Search America's historic newspaper pages from 1836-1922 or use the U.S. Newspaper Directory to find information about American newspapers published between 1690-present. Chronicling America is sponsored jointly by the
National Endowment for the Humanities and the Library of Congress. external link Learn more
Image provided by: University of Illinois at Urbana-Champaign Library, Urbana, IL
Newspaper Page Text
- v ;&- - J
0ALF 5o?r STORY
The Man on the Pedestal
prom Mentone and Monte Car
lo, from Stirling castle and the
Prater and the Blarney stone,
from all the great and quaint
show places of the old world way,
I returned across the sea to the
place of my nativity, to see Oor
inne Barth. Miss Barth was re
puted beautiful as.'any Olympian
goddess, and once upon a time
her father had cornered eggs or
wheat or butterb'eans and amass
ed a decent fortune.- My friends
had cabled me. .home, declaring
it the golden chance of a lifetime.
Some reckless persons had sung
my praises in the lady's ears-. It
.was the boldest attempt at match
making; but from what I had
heard I was very glad to leave the
Riviera for the golden chance.
As for Miss Barth well, I should
see her on the morrow. In the
meanwhile I must be amused. My
eye encountered the sign: "Bon
atelli's Museum of .Wonders in
After a bit I found myself wish
ing to be back in the Casino
grounds of his highness of Mon
aco or at the dainty feet of Miss
Barth, heiress. Then I saw the
Some worthy ancient had
grown dingy in service. They
had rempved ljim to be cleaned.
His blue and yellow robe lay in a
heap in the corner. Moved by a
mad whim I threw the garish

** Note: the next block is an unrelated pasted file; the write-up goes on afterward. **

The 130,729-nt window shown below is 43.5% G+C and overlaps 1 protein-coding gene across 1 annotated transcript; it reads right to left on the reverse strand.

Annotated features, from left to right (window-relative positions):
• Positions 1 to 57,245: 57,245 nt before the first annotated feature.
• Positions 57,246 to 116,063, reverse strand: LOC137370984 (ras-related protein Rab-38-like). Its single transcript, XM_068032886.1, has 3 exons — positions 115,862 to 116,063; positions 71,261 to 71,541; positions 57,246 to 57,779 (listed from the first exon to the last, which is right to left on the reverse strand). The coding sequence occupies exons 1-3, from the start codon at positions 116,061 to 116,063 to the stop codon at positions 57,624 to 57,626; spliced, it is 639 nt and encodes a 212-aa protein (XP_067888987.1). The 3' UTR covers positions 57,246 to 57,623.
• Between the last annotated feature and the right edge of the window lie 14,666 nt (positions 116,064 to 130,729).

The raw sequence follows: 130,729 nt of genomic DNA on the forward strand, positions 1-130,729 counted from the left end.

toga about my shoulders, remov
ed my hat and stepped jn the ab
sent wax man!s place. No one
had seen. I frowned like Vulcan
hen-pecked, and waited.
The first to observe was a tof
of 7. ''See the old, uggy man
mommer!" he shrieked-
I cannot say that I was greatly
enjoying myself. I relaxed my
countenance and endeavored to
smile. I had no sooner twisted
my face into this pleasant Tepose
than af bevy of charmipg young
women, with -a' group' of small
children and a dragon of a chap-J
erone, hove into sight. They gathr
ered around and scrutinized me;,
consulting the catalogs.
"What a large, hideous nose!"?
observed a girl. "It is probably
one of tW harpies."" '
"Nonesense !" said the prettiest
"Napoleon had a big nose. I think,
the figure is yery commanding."
As the others looked at her I,
squared up my figure tremend
ously. I was sorry that I could,
not fold my arms like the Little
Corporal. She was decidedlv the
pretiest girl I have ever seen.
"Note the gross, carnal fea-.,
tures," said the old dragon. "If
they were not so hideous I should,
say'it was Bacchus."
"Hideous nothing!" spoke up
my champion. "They are indeed
godlike. But more like Mars or
Apolus." How my heart warmed
to her! How
I felt a sharp, excruciating pain.
One of the urchins terrible had
stolen behind and amusing him
self by thrusting a pin into my.
leg. I stood the pain stoicially,
but prabably I winced. The old
dragon-chaperone drew closer
and stared. I think she was sus-